"Of course, we came out with a lot of energy in the second half," he said. "That's what we did the whole second half was get stops. I wish we had started that way."
Baylor reeled off seven straight points on a Nuni Omot 3-pointer, a Motley dunk off a feed from McClure and a pair of Motley free throws to get back within single digits, 49-40, for the first time since the seven-minute mark in the first half.
D.J. Robinson scored inside to at least slow down Baylor's momentum, but Motley got in another dunk, Ishmail Wainright drained a baseline jumper and Motley finished off another 7-0 run with a three-point play that pulled the Bears within four, 51-47, with 3:18 left.
K-State hit only two buckets in the last 6 ½ minutes, but they were both big. Stokes knocked down a shot over Lecomte to put the Wildcats back up by six, then came off a screen by Robinson to bury a shot clock-beating baseline jumper for a 55-51 lead with 1:40 to play.
On that play, Weber called a timeout with one second left on the shot clock, setting up the shot by Stokes.
"I screwed that up. That was a big shot," Drew said. "We knew that was the play they were going to run. They ran it against TCU, had a pretty good look and he missed. We had two or three different options we could have done on that play. After they scored, obviously, we should have tried those two or three other ones. If there's one play I could go back on a redo, that was it."
Still, the Bears had their chances in the last minute. After turning it over on the possession before, Lecomte buried a 3-pointer from the top of the key to make it a one-point game, 55-54, with 43 seconds left.
After Johnson missed a pair of free throws, Lecomte drove into the paint but air-balled a jumper , saying, "It was good defense, but I thought I got (fouled)."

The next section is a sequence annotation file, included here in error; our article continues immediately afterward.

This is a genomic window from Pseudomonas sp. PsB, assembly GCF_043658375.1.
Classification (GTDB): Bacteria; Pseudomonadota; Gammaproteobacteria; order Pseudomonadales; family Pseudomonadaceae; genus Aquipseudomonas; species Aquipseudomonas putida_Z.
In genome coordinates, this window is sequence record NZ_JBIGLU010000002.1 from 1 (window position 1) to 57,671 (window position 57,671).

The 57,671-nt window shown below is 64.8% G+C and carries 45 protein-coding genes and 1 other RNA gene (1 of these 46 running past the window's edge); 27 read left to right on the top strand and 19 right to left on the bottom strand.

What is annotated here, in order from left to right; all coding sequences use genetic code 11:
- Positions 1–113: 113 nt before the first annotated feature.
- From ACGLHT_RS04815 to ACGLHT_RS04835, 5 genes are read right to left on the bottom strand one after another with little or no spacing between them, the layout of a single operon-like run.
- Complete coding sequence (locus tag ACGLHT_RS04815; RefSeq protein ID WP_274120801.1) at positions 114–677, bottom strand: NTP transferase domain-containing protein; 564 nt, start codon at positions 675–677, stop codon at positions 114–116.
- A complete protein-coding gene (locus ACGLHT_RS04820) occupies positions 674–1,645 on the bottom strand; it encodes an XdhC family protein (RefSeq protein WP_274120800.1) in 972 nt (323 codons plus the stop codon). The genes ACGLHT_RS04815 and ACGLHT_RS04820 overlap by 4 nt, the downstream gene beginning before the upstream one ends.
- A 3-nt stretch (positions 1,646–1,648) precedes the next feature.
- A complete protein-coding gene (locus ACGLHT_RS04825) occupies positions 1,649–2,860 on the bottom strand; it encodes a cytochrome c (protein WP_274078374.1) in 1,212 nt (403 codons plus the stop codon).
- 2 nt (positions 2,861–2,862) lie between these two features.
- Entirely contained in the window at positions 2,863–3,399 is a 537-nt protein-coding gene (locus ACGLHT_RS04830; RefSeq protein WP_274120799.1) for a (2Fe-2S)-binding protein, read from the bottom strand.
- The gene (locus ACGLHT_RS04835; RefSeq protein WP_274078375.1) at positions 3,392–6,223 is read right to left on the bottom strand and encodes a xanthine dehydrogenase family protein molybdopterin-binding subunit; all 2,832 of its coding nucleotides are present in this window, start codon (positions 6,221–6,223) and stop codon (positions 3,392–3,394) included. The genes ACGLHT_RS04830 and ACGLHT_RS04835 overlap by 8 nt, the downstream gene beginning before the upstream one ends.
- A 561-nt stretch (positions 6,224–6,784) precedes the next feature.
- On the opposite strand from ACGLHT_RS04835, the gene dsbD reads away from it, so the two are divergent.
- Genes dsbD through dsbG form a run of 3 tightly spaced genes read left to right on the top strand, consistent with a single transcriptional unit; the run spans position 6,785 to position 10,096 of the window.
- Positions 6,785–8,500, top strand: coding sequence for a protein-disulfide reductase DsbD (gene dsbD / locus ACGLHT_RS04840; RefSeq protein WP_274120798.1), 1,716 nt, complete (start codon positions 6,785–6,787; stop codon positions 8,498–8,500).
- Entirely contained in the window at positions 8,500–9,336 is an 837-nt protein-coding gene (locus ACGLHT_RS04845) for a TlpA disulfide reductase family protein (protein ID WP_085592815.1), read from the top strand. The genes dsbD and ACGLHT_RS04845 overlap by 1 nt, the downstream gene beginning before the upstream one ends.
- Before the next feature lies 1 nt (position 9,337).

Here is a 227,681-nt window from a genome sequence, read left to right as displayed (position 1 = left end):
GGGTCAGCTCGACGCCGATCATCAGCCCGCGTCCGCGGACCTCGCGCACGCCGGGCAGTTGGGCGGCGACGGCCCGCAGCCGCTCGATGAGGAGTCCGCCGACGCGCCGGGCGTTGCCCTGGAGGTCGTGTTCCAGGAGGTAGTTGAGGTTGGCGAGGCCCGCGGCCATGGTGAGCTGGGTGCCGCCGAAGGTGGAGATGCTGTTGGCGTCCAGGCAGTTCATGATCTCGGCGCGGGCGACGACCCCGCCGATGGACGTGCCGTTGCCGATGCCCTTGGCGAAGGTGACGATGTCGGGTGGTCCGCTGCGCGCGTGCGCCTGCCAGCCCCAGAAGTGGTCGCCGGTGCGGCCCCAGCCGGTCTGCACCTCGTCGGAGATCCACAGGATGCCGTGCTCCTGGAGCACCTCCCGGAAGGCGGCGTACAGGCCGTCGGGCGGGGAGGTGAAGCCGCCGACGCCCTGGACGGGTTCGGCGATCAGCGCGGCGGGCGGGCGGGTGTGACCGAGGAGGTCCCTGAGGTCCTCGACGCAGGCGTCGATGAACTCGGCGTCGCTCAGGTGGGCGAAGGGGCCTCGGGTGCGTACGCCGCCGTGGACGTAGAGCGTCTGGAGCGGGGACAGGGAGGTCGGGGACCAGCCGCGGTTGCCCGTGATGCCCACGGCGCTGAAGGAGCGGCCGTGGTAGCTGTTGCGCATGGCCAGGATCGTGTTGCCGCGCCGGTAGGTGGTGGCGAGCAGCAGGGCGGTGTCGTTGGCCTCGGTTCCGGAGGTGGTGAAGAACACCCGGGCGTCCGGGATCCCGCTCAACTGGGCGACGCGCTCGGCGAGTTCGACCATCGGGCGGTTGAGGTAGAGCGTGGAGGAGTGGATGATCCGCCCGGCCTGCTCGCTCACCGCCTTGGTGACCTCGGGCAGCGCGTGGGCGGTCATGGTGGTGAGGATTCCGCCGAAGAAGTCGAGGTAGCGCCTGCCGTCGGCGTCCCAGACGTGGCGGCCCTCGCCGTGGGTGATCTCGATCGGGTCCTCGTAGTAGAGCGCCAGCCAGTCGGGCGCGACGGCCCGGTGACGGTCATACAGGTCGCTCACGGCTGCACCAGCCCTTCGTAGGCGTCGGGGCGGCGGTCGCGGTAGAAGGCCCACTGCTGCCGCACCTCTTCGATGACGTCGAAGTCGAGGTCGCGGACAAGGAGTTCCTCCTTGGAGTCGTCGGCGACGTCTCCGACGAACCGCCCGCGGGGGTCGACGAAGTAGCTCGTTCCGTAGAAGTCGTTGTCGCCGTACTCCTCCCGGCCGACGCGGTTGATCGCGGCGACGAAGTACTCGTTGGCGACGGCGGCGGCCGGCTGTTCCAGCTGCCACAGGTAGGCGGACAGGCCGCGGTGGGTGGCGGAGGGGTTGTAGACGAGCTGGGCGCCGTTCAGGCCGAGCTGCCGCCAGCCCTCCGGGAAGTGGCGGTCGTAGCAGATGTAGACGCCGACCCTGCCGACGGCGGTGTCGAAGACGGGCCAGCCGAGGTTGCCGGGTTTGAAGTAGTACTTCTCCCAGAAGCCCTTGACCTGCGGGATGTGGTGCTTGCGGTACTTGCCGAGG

"He won't get fined, so he can say what he wants," Drew said.
The door was left open when Johnson missed one of two free throws, the Wildcats clinging to a two-point lead.
After Drew called his final timeout, Wainright hit Motley with a perfect lob off an inbounds pass, but the 6-10 forward missed a shot over Johnson. With 1.6 seconds showing on the clock, the Bears got one last try, but Johnson stuffed Motley's fade-away shot off another lob inbounds pass from Wainright as the buzzer sounded.
"When I went up (the first time), I was just expecting contact, and they kind of backed off, not trying to foul," said Motley, who had 17 points and 14 rebounds, but hit only 6-of-17 from the floor. "If I had gone up and dunked it, nothing could have stopped it."
Drew said the Bears got what they wanted at the end of the game.
"No question, Mot, front of the rim, we're all taking that," he said. "That one play didn't cost us the game. We trust him, we trust Manu. People are going to miss shots, and we have to control what we can control."
Baylor goes back on the road to face a resurgent Oklahoma State team (15-8, 4-6), coming off an 82-75 on the road at No. 7 West Virginia. Wednesday's matchup in Stillwater, Okla., will tip at 6 p.m., with an ESPNU broadcast.